The term ‘bacterial cytokine’ was coined by Mukamolova et al. (1998) for the resuscitation-promoting factor (Rpf), a protein that revived dormant Micrococcus luteus cells and increased the growth rate of vegetative cells. Rpf also stimulated the growth of other members of the Actinobacteria including Mycobacterium tuberculosis, and a family of related growth factors was identified (Kell & Young, 2000). A family of proteins with a similar function in the Firmicutes was subsequently discovered (Ravagnani et al., 2005). Rpf was later demonstrated to have a lysozyme-like structure and muralytic
activity (Cohen-Gonsaud et al., 2005). How Rpf stimulates the growth of dormant PARP activity cells remains to be determined, but it is possible that remodelling of the peptidoglycan in the cell walls of dormant cells is required before growth can resume. Interestingly, it has been demonstrated recently that peptidoglycan fragments bind to PrkC, a serine/threonine protein kinase, in Bacillus subtilis to stimulate spore germination (Shah et al., 2008). Muropeptides generated by Rpf degradation of peptidoglycan may selleck chemical interact with PknB, a homologue of PrkC in M. tuberculosis, and thereby initiate resuscitation and stimulate growth (Kana & Mizrahi, 2009). Signalling molecules present only within the natural habitat are thought to be essential for the growth of many bacteria (Lewis, 2007; Nichols et al., 2008).
In the absence of these beneficial interactions and signals, some bacteria may struggle to grow in monoculture. Furthermore, faced with an unfamiliar environment devoid of essential factors, bacteria may, as a survival strategy, enter into a temporary state of low metabolic activity accompanied by the inability to proliferate or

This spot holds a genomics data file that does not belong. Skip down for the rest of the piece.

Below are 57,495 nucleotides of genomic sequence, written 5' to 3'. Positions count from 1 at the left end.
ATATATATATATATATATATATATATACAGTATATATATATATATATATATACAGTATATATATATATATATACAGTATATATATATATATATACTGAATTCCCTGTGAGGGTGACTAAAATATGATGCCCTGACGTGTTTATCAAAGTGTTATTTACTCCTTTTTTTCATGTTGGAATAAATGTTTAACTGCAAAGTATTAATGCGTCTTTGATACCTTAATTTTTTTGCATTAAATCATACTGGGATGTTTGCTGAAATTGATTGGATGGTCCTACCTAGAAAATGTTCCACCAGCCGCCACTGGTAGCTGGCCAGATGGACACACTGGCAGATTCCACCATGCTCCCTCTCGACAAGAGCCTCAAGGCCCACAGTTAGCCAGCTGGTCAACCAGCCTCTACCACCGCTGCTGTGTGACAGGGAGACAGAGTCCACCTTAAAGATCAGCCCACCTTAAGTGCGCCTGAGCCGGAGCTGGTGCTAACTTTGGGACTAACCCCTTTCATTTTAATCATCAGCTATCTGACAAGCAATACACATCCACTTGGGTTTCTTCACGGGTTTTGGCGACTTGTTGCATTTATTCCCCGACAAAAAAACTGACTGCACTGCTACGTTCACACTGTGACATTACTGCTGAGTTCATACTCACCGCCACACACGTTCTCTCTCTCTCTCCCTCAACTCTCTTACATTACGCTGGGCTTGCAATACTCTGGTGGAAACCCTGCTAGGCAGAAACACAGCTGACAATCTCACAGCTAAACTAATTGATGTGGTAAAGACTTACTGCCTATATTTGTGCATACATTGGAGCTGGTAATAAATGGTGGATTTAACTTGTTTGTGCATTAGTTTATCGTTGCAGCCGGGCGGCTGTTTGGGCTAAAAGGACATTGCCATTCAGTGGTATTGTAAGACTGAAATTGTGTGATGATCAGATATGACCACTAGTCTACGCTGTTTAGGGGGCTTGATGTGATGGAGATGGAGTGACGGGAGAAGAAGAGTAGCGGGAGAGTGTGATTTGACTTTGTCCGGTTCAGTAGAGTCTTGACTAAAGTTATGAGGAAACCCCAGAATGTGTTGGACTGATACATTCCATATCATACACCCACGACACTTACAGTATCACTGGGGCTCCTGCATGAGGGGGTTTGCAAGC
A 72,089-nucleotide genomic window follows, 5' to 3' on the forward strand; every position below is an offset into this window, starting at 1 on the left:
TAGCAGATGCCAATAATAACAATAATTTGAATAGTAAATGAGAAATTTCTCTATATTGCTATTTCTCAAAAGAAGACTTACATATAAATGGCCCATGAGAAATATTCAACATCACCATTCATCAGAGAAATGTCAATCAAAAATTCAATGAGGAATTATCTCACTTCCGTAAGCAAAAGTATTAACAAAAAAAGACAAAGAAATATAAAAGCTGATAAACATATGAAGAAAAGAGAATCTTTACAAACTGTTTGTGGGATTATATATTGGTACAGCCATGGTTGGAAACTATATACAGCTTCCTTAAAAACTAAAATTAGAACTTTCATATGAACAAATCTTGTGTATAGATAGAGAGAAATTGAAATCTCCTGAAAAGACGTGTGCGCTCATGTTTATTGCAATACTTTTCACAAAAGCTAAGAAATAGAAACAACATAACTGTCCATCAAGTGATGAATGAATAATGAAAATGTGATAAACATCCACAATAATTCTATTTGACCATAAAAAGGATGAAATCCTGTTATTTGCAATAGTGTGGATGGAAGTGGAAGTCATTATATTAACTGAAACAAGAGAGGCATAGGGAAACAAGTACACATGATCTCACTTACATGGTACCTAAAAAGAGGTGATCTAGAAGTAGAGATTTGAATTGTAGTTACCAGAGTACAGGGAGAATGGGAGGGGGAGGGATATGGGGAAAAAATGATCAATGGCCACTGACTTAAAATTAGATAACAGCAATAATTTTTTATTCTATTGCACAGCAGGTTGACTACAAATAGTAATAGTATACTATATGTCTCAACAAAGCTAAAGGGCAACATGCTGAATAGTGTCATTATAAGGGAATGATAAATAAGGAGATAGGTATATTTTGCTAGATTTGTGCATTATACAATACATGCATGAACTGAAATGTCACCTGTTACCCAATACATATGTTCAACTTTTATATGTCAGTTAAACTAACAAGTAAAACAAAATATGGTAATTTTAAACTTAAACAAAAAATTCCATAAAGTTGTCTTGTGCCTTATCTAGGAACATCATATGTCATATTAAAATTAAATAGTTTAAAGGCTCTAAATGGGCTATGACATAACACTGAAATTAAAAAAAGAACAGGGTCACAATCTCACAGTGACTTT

to form colonies on culture media (Barcina et al., 1990; Colwell, 2000; Lewis, 2007; Nichols Orotidine 5′-phosphate decarboxylase et al., 2008), which may be mistaken for a constitutional resistance to culture. Significant efforts have been made in recent years to devise culturing methods for as-yet-uncultivated species. Developments in the last decade, particularly in the field of environmental microbiology, have led to the recovery of unculturables from diversely populated habitats including soil and aquatic (marine and freshwater) environments. The majority of culture media used to date have been nutrient-rich. It is now thought that these conditions may favour the growth of faster-growing bacteria at the expense of slow-growing species, some of which thrive in nutrient-poor environments (Koch, 1997; Connon & Giovannoni, 2002), and may be inhibited by substrate-rich conventional media. Consequently, the use of dilute nutrient media has led to the successful cultivation of previously unculturable bacteria from various aquatic and terrestrial habitats (Watve et al., 2000; Connon & Giovannoni, 2002; Rappe et al., 2002; Zengler et al., 2002).